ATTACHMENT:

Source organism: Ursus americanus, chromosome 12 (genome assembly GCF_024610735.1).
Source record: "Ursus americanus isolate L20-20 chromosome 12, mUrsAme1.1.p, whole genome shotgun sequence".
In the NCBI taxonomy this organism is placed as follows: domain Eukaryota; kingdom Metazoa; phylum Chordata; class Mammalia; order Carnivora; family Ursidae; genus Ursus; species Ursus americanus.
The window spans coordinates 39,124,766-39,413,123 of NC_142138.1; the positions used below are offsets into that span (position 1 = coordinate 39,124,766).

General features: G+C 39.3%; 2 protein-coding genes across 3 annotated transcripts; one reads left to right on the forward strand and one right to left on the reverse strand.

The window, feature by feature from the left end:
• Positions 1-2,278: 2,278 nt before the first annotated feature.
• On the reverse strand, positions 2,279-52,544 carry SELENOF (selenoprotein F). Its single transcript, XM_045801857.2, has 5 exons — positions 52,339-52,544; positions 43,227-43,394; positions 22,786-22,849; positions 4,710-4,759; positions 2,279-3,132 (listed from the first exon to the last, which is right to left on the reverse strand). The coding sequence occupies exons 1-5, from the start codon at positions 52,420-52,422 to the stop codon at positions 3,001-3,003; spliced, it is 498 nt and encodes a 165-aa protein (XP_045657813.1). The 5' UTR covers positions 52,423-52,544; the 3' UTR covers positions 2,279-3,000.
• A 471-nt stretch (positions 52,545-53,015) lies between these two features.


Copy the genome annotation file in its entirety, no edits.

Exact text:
Source organism: Ursus americanus, chromosome 12 (genome assembly GCF_024610735.1).
Source record: "Ursus americanus isolate L20-20 chromosome 12, mUrsAme1.1.p, whole genome shotgun sequence".
In the NCBI taxonomy this organism is placed as follows: domain Eukaryota; kingdom Metazoa; phylum Chordata; class Mammalia; order Carnivora; family Ursidae; genus Ursus; species Ursus americanus.
The window spans coordinates 39,124,766-39,413,123 of NC_142138.1; the positions used below are offsets into that span (position 1 = coordinate 39,124,766).

General features: G+C 39.3%; 2 protein-coding genes across 3 annotated transcripts; one reads left to right on the forward strand and one right to left on the reverse strand.

The window, feature by feature from the left end:
• Positions 1-2,278: 2,278 nt before the first annotated feature.
• On the reverse strand, positions 2,279-52,544 carry SELENOF (selenoprotein F). Its single transcript, XM_045801857.2, has 5 exons — positions 52,339-52,544; positions 43,227-43,394; positions 22,786-22,849; positions 4,710-4,759; positions 2,279-3,132 (listed from the first exon to the last, which is right to left on the reverse strand). The coding sequence occupies exons 1-5, from the start codon at positions 52,420-52,422 to the stop codon at positions 3,001-3,003; spliced, it is 498 nt and encodes a 165-aa protein (XP_045657813.1). The 5' UTR covers positions 52,423-52,544; the 3' UTR covers positions 2,279-3,000.
• A 471-nt stretch (positions 52,545-53,015) lies between these two features.